By David Dastvar and Andrew Goldberg 

This article describes a central challenge in creating the National Public Health Data System (NPHDS) and provides recommendations to include replacing Personal Identifiable Information (PII) with a unique but persistent universal patient enumerator before transferring the data to the central NPHDS repository—enabling the integration of health data on a fully interoperable but privacy- protected basis.

Introduction

During the pandemic, U.S. health data systems were exposed as existing in siloed, fragmented databases that hindered research, policymaking, and public guidance. The data exists in myriad formats and is not readily analyzable as unified, longitudinal patient journeys through the Healthcare system, impeding decision making about pressing public health issues.

As a result, there is a newfound resolve among Federal decision-makers to integrate the nation’s health data, starting with Federal databases. The creation of the proposed National Public Health Data System (NPHDS) will be invaluable in creating a repository of connected, consistently formatted data sets. This strategy will equip policymakers and public health researchers with the representative and reliable data sets needed to make impactful public health decisions.

Challenge 1: Linking Datasets with High Accuracy

There is typically a large rate of error in linking siloed data sets. In fact, most private sector data vendors offer data sets with estimated 3–5% false-positive and 9–42% false-negative match rates. Such poor accuracy rates are highly problematic. High false positive, incorrect matches may facilitate policymakers and researchers drawing incorrect inferences from the data. Worse yet, high false negative rates (incorrectly unmatched cases) result in fragmented patient journeys and suboptimal knowledge generation.

Challenge 2: Protecting Patients’ Personal Information

Meeting the need for extensive longitudinal linking of personal data in a way that preserves privacy is critical. The patient identity resolution issue is especially acute for the health data in Federal databases, almost none of which contain unique patient identifiers such as Social Security numbers and therefore present a plethora of linkage challenges.

The Solution: Data Linkage with High Accuracy while Protecting PII

The technologies and methods recommended here for the NPHDS are characterized by false-positive and false-negative rates that are lower than typical industry rates by a factor of 10. Concurrently, protection of patient’s PII and protected health information (PHI) is at the forefront of the process and protection-related procedures and mechanisms are strategically intertwined throughout data acquisition, processing, storage, analysis, and sharing.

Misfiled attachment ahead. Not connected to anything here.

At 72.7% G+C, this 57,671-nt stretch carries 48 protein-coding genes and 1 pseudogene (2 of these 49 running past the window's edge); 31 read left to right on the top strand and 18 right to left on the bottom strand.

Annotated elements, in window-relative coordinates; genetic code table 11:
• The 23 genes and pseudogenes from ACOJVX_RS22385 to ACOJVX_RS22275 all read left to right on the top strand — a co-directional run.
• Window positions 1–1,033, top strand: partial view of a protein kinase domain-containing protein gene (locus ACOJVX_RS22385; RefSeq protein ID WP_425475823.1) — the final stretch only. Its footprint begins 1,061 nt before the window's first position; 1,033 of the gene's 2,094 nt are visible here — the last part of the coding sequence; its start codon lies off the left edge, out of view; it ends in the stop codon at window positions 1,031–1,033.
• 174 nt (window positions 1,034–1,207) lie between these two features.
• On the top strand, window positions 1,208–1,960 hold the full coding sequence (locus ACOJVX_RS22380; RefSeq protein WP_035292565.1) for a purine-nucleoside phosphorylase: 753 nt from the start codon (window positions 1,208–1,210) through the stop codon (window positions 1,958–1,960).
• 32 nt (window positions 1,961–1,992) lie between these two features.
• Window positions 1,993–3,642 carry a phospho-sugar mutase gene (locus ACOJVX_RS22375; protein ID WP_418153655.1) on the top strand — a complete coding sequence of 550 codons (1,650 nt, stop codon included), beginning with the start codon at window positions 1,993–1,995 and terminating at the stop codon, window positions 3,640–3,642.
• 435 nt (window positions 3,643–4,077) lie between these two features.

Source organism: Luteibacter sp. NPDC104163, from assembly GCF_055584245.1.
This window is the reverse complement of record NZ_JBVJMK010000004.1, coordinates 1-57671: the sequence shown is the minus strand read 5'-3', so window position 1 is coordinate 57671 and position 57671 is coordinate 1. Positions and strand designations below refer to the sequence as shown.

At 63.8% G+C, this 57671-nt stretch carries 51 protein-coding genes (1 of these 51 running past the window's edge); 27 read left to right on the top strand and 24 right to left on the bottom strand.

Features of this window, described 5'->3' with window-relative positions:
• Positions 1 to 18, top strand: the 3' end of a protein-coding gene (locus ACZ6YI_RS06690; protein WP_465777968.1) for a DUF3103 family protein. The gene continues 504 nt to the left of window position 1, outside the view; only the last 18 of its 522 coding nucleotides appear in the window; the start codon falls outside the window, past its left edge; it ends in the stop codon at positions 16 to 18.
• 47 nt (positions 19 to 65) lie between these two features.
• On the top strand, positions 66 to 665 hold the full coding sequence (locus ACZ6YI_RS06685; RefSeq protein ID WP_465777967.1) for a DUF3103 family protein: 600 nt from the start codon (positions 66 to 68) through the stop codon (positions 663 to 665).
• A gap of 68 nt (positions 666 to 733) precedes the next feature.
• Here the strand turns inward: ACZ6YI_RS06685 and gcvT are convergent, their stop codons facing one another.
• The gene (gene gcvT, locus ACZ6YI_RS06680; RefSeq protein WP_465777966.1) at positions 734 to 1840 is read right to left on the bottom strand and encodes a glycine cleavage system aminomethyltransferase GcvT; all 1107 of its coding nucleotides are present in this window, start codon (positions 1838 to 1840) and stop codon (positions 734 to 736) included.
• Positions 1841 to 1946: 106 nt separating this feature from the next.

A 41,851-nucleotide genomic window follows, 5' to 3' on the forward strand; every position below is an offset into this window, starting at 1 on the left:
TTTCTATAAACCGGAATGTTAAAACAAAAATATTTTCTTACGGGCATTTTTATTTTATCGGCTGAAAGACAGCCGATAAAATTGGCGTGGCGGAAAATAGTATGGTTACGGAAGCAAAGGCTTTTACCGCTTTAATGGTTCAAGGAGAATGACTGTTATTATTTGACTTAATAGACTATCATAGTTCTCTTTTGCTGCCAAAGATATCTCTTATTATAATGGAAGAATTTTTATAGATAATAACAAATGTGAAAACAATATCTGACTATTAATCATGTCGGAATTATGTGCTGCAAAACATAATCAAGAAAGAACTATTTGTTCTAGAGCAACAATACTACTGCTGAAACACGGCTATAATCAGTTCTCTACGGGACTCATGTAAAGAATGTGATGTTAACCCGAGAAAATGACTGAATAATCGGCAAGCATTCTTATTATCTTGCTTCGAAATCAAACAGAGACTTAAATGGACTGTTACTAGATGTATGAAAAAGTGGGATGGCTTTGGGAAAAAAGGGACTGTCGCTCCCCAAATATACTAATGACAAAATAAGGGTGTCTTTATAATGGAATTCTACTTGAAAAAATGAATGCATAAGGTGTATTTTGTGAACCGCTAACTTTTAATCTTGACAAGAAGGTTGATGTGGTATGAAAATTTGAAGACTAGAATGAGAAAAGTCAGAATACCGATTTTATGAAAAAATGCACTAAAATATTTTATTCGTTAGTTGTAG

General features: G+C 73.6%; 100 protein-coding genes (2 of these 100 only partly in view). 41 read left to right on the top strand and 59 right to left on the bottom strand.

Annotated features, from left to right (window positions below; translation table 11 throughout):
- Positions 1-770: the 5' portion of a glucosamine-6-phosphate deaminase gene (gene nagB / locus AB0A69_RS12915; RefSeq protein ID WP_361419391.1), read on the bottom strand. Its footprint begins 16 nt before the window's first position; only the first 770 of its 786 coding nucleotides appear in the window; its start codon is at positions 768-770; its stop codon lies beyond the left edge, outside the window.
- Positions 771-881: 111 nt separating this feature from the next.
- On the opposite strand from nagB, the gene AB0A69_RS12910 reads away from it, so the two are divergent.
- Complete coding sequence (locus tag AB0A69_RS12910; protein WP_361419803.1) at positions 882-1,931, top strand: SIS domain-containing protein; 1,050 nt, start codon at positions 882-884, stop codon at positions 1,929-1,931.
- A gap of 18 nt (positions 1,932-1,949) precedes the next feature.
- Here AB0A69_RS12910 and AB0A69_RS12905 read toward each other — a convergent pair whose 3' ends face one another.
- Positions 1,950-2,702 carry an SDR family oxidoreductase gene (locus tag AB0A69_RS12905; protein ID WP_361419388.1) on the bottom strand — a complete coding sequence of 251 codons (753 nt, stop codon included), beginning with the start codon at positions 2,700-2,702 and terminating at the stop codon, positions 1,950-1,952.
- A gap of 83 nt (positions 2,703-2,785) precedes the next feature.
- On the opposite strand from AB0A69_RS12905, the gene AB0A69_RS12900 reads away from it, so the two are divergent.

Protecting PII

One of the principal features of the recommended system is that the NPHDS does not directly receive any PII. To achieve this, the system utilizes a lightweight de-identification engine installed locally on each data owner’s server. While safeguarded by the data owner’s firewall, all protected health information is removed by the engine and replaced using sophisticated algorithms that generate an encrypted hash of the original PII. The hash function is one way, meaning that it is statistically impossible to reverse the computation and discover the original PII values. Additionally, the solution relies on privacy and governance techniques that are consistent with a master HIPAA certification. Consequently, all health data leaving each data owner’s site would be considered de-identified under HIPAA prior to transmission. This method is certified as being in full accordance with HIPAA expert determination provisions.

To further minimize risk during data acquisition, all patient hashes should be encrypted and sent to a centralized server for automated matching. This procedure protects each input system both from other input systems and from the NPHDS—enabling each data owner system to continue maintaining its own PII independently.

Stage 1 of Matching

We recommend using probabilistic matching. To begin, the initial encrypted PII data should be used to resolve a patient’s identity by assigning the correct patient identity from a central master database of identities. In most cases, the patient’s encryption from a particular data set will be assigned an ID from a national database. However, a new ID may be assigned in the rare case that the system believes the individual may be a new patient. If the system were to rely on purely deterministic matching, new patient identities would be created whenever there are slight variations with a patient’s identifying information (e.g., misspelled names or a new address), even though the data represents a single, existing patient.